32. Broken Compact: http://www.npri.org/docLib/20130813_NPRIBrokenCompactReport.pdf

    President Andrew Jackson in his land bill veto
    message to the United States Senate on December 4, 1833, where he explained: “I do
    not doubt that it is the real interest of each and all the States in the Union, and
    particularly of the new States, that the price of these lands shall be reduced and
    graduated, and that after they have been offered for a certain number of years the
    refuse remaining unsold shall be abandoned to the States and the machinery of our
    land system entirely withdrawn. It can not be supposed the compacts intended that
    the United States should retain forever a title to lands within the States which are of
    no value, and no doubt is entertained that the general interest would be best promoted
    by surrendering such lands to the States.”

    http://americanlandscouncil.org/wp-content/uploads/2014/02/Generic-STATE-Resolution.pdf

  33. nyp says:

    Not all of it — only the parts that We the People decided to retain in perpetuity as National Parks, Monuments and other federally-protected areas.

  34. nyp says:

    Ah, will if a politician’s speech doesn’t constitute a a binding piece of legislation, I don’t know what does.

  35. nyp says:

    Someone help Steve out here. He is floundering.

  36. Steve says:

    Not at all, I am saying decisions over more than 100 years have eroded the intent of the founders to keep the central government small and purposed.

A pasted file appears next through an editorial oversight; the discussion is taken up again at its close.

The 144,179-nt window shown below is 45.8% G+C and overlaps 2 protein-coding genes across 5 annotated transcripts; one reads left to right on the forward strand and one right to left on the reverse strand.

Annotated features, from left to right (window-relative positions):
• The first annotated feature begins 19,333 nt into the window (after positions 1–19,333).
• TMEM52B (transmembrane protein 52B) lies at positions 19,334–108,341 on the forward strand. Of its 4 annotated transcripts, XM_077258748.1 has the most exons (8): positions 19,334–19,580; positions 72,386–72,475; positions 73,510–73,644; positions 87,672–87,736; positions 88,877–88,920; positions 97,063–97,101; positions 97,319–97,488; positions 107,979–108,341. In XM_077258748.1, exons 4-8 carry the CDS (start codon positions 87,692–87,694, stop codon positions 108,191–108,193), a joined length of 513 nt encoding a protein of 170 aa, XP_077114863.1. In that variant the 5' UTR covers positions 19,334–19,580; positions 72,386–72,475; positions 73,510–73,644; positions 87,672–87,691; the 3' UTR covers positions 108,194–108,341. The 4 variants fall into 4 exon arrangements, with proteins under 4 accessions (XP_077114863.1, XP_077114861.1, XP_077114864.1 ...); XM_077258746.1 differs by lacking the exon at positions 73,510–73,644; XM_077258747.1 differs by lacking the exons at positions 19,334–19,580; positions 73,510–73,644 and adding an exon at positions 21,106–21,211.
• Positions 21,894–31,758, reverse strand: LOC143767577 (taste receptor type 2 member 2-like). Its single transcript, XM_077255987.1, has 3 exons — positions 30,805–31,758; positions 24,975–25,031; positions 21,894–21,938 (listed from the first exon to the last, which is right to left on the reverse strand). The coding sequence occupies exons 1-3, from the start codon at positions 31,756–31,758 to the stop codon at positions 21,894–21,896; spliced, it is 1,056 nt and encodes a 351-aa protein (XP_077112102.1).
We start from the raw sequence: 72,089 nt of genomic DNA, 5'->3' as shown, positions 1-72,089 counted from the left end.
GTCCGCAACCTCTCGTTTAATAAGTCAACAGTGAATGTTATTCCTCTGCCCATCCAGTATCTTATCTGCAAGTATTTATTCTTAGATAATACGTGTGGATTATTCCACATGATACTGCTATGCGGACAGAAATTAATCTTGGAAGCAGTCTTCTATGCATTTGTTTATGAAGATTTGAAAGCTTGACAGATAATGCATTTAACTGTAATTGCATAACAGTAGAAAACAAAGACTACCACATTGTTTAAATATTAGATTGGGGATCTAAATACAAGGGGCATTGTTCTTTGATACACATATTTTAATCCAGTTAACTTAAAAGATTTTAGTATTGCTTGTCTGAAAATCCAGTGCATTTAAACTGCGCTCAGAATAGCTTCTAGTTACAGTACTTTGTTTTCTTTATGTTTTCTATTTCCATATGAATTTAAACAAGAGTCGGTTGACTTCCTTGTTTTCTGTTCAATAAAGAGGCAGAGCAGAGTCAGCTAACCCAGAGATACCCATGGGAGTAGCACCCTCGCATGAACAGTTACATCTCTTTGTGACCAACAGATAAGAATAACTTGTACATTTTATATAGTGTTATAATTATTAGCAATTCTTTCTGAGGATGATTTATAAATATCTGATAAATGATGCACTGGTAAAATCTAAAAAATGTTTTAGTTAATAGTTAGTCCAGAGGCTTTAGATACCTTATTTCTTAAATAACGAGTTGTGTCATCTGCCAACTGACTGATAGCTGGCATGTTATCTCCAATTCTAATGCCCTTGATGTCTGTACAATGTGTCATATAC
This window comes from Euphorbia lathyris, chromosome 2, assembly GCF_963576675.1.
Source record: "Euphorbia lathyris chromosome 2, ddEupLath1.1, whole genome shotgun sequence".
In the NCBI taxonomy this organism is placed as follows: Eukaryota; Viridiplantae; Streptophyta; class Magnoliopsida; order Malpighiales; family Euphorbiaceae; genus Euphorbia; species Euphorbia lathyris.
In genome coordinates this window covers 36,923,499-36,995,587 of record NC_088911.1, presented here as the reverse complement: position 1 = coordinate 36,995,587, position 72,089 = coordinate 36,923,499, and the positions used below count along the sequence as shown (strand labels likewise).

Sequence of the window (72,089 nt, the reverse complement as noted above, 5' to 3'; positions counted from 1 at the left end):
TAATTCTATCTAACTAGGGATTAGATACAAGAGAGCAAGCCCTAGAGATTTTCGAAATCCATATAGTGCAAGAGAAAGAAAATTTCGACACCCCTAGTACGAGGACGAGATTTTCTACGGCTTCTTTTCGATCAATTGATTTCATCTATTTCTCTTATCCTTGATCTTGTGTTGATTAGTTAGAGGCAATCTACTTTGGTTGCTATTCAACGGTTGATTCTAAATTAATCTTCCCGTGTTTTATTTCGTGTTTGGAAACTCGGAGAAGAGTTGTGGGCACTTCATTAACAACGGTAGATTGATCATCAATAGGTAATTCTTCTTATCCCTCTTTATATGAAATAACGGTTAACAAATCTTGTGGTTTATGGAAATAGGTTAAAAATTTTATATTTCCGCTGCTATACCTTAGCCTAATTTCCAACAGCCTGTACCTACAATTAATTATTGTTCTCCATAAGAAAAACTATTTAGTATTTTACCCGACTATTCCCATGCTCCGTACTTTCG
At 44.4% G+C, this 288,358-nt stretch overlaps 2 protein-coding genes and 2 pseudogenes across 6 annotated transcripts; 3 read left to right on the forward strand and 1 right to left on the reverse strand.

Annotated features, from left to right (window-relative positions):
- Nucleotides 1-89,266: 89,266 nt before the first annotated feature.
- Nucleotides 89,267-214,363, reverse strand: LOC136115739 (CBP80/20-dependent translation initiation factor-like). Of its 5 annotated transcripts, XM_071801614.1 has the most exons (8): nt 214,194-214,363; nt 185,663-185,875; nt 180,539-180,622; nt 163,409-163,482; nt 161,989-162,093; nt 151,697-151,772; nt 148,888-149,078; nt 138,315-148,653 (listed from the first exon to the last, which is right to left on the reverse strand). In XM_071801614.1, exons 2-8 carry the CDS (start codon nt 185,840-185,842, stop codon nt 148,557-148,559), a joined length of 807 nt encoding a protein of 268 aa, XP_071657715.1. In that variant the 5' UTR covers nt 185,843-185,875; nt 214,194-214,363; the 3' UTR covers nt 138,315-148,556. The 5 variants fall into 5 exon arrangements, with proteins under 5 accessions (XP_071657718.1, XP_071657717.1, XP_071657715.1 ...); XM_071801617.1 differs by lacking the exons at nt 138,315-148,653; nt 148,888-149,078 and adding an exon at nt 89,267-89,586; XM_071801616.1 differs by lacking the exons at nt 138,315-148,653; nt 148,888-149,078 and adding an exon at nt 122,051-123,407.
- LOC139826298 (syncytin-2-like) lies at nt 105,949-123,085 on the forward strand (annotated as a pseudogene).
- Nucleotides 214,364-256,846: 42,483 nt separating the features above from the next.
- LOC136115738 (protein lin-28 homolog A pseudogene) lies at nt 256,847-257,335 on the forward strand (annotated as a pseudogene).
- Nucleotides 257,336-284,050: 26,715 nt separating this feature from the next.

We have lost the republic as Franklin predicted, we have not been able to hold it.
    It has taken a long time and it is continuing in the changes the BLM constantly puts out that kill ranching interests in the west.
    That example is only one of many small steps from a small central government to the behemoth we have today.
    Its only reality…accepting that is not optional. Disliking it OTH is an option…I do not like what this country is becoming and it is not what we were taught in the public schools I went to.
    (Those would in Massachusetts…one would think my home state would know the history of the country it had a direct hand in creating. Sadly, Massachusetts seems to have forgotten much of its own history in its attempts to preserve the artifacts while legislating away most of their own liberties.)

  37. nyp says:

    So you agree with Mr. Mitchell that Yellowstone is unconstitutional?

  38. We can argue about Yellowstone another day. Is it constitutional under original intent — for the federal government to “manage” all that BLM land inside the sovereign states of the West?

  39. Steve says:

    I was taught the federal government was to own only the land within the District of Columbia and it was to pay the various states for rights to any other lands needed in the function of the small , purposed responsibilities assigned specifically to the federal government by the founders.

    Those responsibilities have been distorted by smooth talking lawyers taking this country from the republic it was meant to be to the behemoth central authoritarian pseudo democracy it claims it is today. In no way does the federal behemoth resemble what I was taught the founders designed and fought for. I do not like the road we are on and I do not like where it leads..this does not mean I have much choice in the matter, it only lets me vent once in a while.